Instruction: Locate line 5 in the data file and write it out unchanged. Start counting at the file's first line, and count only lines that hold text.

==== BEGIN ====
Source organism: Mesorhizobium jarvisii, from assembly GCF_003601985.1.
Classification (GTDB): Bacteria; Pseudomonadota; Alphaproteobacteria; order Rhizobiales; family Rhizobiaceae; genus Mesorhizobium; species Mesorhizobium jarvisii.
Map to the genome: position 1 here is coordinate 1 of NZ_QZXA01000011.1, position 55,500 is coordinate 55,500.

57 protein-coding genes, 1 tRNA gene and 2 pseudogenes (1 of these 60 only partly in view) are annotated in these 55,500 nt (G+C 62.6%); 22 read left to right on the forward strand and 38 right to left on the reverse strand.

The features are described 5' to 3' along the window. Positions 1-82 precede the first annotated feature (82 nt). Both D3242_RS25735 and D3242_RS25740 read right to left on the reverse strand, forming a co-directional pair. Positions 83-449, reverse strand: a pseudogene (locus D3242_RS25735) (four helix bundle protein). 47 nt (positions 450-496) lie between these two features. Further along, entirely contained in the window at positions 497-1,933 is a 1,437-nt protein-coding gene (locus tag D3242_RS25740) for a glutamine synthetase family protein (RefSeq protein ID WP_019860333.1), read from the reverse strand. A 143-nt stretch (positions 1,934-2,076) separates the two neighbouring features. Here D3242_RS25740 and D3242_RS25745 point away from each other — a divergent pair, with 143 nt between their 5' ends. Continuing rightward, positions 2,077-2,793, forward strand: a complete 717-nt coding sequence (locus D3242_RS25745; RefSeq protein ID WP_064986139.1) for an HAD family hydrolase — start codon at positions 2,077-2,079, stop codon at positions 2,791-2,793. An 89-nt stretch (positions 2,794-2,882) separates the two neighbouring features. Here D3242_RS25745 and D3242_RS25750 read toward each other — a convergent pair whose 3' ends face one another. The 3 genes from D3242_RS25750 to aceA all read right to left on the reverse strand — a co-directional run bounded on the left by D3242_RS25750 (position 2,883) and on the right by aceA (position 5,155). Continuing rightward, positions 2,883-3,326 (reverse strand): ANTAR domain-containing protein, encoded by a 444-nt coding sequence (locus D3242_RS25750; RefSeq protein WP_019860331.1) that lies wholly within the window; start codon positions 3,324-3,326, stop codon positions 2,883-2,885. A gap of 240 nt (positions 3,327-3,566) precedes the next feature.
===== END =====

The features are described 5' to 3' along the window. Positions 1-82 precede the first annotated feature (82 nt). Both D3242_RS25735 and D3242_RS25740 read right to left on the reverse strand, forming a co-directional pair. Positions 83-449, reverse strand: a pseudogene (locus D3242_RS25735) (four helix bundle protein). 47 nt (positions 450-496) lie between these two features. Further along, entirely contained in the window at positions 497-1,933 is a 1,437-nt protein-coding gene (locus tag D3242_RS25740) for a glutamine synthetase family protein (RefSeq protein ID WP_019860333.1), read from the reverse strand. A 143-nt stretch (positions 1,934-2,076) separates the two neighbouring features. Here D3242_RS25740 and D3242_RS25745 point away from each other — a divergent pair, with 143 nt between their 5' ends. Continuing rightward, positions 2,077-2,793, forward strand: a complete 717-nt coding sequence (locus D3242_RS25745; RefSeq protein ID WP_064986139.1) for an HAD family hydrolase — start codon at positions 2,077-2,079, stop codon at positions 2,791-2,793. An 89-nt stretch (positions 2,794-2,882) separates the two neighbouring features. Here D3242_RS25745 and D3242_RS25750 read toward each other — a convergent pair whose 3' ends face one another. The 3 genes from D3242_RS25750 to aceA all read right to left on the reverse strand — a co-directional run bounded on the left by D3242_RS25750 (position 2,883) and on the right by aceA (position 5,155). Continuing rightward, positions 2,883-3,326 (reverse strand): ANTAR domain-containing protein, encoded by a 444-nt coding sequence (locus D3242_RS25750; RefSeq protein WP_019860331.1) that lies wholly within the window; start codon positions 3,324-3,326, stop codon positions 2,883-2,885. A gap of 240 nt (positions 3,327-3,566) precedes the next feature.